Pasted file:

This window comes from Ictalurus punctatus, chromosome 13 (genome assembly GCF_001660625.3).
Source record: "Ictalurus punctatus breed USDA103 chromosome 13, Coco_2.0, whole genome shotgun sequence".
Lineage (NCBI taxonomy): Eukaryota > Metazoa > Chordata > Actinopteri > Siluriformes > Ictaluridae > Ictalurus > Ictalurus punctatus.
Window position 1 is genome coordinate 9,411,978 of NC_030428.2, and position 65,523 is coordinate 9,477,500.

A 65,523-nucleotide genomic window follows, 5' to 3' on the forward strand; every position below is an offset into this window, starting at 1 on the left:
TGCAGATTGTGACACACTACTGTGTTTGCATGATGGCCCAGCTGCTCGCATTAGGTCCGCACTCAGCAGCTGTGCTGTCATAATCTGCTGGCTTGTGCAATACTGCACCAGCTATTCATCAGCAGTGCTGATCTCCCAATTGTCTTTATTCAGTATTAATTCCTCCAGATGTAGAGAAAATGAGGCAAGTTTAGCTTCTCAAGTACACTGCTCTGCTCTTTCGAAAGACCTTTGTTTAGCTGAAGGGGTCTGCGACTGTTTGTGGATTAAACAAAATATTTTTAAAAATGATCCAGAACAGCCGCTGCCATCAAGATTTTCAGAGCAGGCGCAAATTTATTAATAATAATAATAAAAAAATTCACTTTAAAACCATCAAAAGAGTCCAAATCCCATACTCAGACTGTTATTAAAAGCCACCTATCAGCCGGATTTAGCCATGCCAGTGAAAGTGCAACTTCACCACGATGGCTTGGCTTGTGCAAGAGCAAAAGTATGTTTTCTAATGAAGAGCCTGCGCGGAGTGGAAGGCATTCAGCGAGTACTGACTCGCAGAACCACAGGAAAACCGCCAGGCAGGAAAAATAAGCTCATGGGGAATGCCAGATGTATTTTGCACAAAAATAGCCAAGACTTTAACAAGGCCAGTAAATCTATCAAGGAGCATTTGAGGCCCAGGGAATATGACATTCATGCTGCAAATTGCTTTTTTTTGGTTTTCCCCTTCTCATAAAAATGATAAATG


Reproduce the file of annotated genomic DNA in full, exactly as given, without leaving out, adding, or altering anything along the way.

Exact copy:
This window comes from Ictalurus punctatus, chromosome 13 (genome assembly GCF_001660625.3).
Source record: "Ictalurus punctatus breed USDA103 chromosome 13, Coco_2.0, whole genome shotgun sequence".
Lineage (NCBI taxonomy): Eukaryota > Metazoa > Chordata > Actinopteri > Siluriformes > Ictaluridae > Ictalurus > Ictalurus punctatus.
Window position 1 is genome coordinate 9,411,978 of NC_030428.2, and position 65,523 is coordinate 9,477,500.

A 65,523-nucleotide genomic window follows, 5' to 3' on the forward strand; every position below is an offset into this window, starting at 1 on the left:
TGCAGATTGTGACACACTACTGTGTTTGCATGATGGCCCAGCTGCTCGCATTAGGTCCGCACTCAGCAGCTGTGCTGTCATAATCTGCTGGCTTGTGCAATACTGCACCAGCTATTCATCAGCAGTGCTGATCTCCCAATTGTCTTTATTCAGTATTAATTCCTCCAGATGTAGAGAAAATGAGGCAAGTTTAGCTTCTCAAGTACACTGCTCTGCTCTTTCGAAAGACCTTTGTTTAGCTGAAGGGGTCTGCGACTGTTTGTGGATTAAACAAAATATTTTTAAAAATGATCCAGAACAGCCGCTGCCATCAAGATTTTCAGAGCAGGCGCAAATTTATTAATAATAATAATAAAAAAATTCACTTTAAAACCATCAAAAGAGTCCAAATCCCATACTCAGACTGTTATTAAAAGCCACCTATCAGCCGGATTTAGCCATGCCAGTGAAAGTGCAACTTCACCACGATGGCTTGGCTTGTGCAAGAGCAAAAGTATGTTTTCTAATGAAGAGCCTGCGCGGAGTGGAAGGCATTCAGCGAGTACTGACTCGCAGAACCACAGGAAAACCGCCAGGCAGGAAAAATAAGCTCATGGGGAATGCCAGATGTATTTTGCACAAAAATAGCCAAGACTTTAACAAGGCCAGTAAATCTATCAAGGAGCATTTGAGGCCCAGGGAATATGACATTCATGCTGCAAATTGCTTTTTTTTGGTTTTCCCCTTCTCATAAAAATGATAAATG